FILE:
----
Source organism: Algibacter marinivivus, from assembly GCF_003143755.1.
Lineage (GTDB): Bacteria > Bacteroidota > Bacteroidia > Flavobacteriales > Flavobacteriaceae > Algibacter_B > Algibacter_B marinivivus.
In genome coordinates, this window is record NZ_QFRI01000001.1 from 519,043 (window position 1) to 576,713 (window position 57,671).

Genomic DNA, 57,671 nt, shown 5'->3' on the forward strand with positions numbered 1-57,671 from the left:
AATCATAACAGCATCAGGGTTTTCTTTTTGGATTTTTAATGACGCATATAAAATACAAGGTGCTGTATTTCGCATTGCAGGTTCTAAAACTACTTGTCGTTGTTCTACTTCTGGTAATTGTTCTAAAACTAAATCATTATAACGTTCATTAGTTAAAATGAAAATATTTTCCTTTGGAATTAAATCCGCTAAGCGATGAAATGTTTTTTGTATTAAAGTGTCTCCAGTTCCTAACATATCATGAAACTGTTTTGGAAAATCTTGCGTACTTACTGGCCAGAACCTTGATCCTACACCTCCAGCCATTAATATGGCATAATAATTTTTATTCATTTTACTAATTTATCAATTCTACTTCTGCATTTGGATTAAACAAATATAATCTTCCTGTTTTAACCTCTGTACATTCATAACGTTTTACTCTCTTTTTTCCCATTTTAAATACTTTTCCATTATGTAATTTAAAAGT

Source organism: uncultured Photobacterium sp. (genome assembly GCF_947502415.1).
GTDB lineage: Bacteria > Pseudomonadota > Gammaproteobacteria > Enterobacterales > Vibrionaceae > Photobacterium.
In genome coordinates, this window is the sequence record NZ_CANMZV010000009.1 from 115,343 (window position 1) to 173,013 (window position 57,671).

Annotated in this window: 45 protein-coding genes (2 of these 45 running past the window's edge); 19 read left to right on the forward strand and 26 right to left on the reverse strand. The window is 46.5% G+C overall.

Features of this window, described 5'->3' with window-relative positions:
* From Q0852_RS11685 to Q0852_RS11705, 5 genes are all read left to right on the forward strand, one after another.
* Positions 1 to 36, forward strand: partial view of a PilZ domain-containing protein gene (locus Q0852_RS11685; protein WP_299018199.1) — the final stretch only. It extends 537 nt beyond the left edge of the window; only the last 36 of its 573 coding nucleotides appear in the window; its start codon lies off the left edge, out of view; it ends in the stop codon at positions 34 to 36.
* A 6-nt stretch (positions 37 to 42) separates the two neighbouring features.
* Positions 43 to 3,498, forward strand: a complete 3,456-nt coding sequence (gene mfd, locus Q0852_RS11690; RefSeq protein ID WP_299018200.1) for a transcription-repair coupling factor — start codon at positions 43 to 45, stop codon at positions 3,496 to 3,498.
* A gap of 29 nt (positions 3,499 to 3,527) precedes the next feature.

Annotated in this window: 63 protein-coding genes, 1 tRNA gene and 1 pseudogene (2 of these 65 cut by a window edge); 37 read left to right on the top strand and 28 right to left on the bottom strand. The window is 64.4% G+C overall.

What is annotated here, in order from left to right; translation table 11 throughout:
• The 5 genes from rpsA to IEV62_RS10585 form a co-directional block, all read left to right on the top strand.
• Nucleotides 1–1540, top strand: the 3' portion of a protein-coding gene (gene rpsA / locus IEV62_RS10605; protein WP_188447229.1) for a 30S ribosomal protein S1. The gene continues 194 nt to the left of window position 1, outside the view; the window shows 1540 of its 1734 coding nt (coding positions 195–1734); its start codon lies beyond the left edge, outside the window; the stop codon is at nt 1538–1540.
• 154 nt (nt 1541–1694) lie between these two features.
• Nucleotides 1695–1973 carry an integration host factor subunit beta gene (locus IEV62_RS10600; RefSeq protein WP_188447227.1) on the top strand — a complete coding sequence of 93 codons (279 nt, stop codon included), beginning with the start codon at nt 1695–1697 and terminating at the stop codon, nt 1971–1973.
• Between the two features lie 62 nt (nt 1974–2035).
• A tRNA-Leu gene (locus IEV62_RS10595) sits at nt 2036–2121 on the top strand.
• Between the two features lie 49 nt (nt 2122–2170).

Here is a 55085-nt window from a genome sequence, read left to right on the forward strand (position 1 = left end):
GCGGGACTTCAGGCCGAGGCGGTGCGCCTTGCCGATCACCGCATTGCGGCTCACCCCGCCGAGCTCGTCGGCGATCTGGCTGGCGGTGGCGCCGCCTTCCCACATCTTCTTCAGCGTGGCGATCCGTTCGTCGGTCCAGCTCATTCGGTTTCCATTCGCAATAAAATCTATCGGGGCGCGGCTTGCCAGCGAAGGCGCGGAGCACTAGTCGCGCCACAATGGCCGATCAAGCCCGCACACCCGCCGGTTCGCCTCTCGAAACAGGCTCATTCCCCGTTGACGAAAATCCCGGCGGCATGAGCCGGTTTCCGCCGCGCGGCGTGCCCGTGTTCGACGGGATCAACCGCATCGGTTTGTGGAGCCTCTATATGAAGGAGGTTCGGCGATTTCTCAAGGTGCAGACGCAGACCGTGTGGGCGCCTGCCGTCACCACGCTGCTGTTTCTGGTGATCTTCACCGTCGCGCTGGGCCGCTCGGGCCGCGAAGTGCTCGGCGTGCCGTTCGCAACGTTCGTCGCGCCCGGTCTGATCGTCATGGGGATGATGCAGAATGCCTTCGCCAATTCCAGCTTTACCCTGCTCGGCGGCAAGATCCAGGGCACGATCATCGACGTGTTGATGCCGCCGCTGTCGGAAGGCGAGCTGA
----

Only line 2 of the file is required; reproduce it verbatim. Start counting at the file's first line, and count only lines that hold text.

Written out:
Lineage (GTDB): Bacteria > Bacteroidota > Bacteroidia > Flavobacteriales > Flavobacteriaceae > Algibacter_B > Algibacter_B marinivivus.